The story of our house is closely tied to that of the village of Villa di Gargnano (). ndeed, the house is part of the original cluster built around the port square (. ). And fishermen were undoubtedly the first to build it and inhabit it.
The origins of the building date back to some time in the late Seventeenth Century, as is clear from the thickness of the external stone walls, over a metre in some parts.
This ensures excellent insulation, keeping the rooms cool in summer and warm in winter.
Until the early Twentieth Century, the lakeside garden was enclosed by tall and sturdy walls, as was the local architectural tradition, and inside these walls lemon trees were grown, a precious resource for the local economy, sheltered from the north winds, and thus protected from the rigours of winter.
At the end of the Nineteenth Century, technological progress led to the chemical synthesis of citric acid, and the development of the railways made transport between northern and southern Italy easy, leading to an enormous crisis for the lemon-growers of Lake Garda, already under strain from a number of diseases that had affected their groves. The economic importance of cultivating these trees as a source of income suddenly ceased after almost five hundred years of lucrative trading.
For this reason, in the early Twentieth Century, the owners of the house decided to knock down the high wall on the lakeside, and reduced the size of the garden () by building the veranda and dining room that still stand today.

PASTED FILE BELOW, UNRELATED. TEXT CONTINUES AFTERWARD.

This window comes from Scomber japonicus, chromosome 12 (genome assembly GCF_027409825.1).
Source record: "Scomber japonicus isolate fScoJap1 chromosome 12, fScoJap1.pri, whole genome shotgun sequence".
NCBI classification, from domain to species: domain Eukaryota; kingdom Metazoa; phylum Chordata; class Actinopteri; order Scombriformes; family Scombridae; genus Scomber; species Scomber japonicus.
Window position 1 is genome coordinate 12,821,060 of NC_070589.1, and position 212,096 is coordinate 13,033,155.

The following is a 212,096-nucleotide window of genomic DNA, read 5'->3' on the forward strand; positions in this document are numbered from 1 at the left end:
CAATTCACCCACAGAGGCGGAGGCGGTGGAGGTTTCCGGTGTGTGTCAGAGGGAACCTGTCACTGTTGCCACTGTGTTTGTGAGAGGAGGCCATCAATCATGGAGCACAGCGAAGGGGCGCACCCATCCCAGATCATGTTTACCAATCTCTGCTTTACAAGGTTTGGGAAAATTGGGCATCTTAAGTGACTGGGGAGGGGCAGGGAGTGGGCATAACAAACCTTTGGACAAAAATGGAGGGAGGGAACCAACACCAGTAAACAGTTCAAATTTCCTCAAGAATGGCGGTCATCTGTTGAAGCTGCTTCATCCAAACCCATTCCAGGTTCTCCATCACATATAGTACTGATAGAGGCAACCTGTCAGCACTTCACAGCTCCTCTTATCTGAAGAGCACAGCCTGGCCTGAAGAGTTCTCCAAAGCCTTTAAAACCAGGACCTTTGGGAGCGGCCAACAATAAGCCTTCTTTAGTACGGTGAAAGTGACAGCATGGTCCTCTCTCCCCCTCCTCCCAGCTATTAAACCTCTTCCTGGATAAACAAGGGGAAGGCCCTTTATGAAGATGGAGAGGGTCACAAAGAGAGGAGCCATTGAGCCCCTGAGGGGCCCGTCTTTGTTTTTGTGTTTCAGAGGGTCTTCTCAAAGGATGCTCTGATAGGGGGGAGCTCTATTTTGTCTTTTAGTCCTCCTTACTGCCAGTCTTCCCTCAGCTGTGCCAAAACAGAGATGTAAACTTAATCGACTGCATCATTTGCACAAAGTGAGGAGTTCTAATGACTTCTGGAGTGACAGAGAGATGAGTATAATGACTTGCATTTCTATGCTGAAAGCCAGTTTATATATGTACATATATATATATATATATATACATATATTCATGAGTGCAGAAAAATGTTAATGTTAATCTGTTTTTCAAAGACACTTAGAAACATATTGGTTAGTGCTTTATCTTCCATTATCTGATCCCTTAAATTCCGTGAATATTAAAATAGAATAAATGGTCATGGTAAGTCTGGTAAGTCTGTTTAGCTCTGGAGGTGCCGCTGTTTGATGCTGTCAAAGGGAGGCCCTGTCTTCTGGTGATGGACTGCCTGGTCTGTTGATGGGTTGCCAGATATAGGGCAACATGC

Until that time the outside walls had simply been plastered (), but now they too were decorated with fine stucco work, as was the fashion of that era (. ). In the late Nineteen-thirties, the Bertolotti-Zerneri family, who owned the house at the time, decided that it was too large for a single family, and divided it up into three apartments, which they rented out ().
After the Second World War, given the massive explosion of tourism, Signora Maria Pia Bertolotti-Zerneri decided to transform her house into a guesthouse. And so, just like many other hospitality businesses established in that period in Italy, in 1959 the “Maria Pia” Guesthouse was opened (. . . ). Signora Maria Pia and her son Alfredo ran the guesthouse until 1971 (. . . . ), when Maria Pia decided it was time for her to retire. For the following three years, the guesthouse was let out, to devastating effect: it was so badly mismanaged as to compromise all the good work that had previously been done.
In 1973 the Zerneri family decided to sell up to a property developer, whose intention was to convert the old guesthouse into apartments. In 1974, having drawn up all the necessary plans, and all ready to start work, an agreement with the municipal authorities in Gargnano fell through, and the developer felt that his project was no longer profitable; he thus decided to put the building back on the market.
This is where the couple Valeriano Arosio and Costantina Stefanutti() came onto the scene; they fell in love with the old guesthouse, and decided to buy it. There followed tough times for Valeriano and Costantina, and it cost them great self-sacrifice, but somehow they managed to save the guesthouse from the speculators, and the following year they reopened with the name Hotel Du Lac.
Nonetheless, the house was old (. . ) and in need of urgent renovation; there weren’t any en-suite bathrooms, indeed there were only three bathrooms in the entire building! And thus from the ’Eighties onwards renovation and modernisation projects have continued to this day (). In the year 2000 the hotel was handed down to Valeriano and Costantina’s three sons, Valerio, Giorgio and Andrea, who are following in their parents’ footsteps, injecting the business with all the energy and ideas it needs to keep abreast of a tricky and volatile tourist market.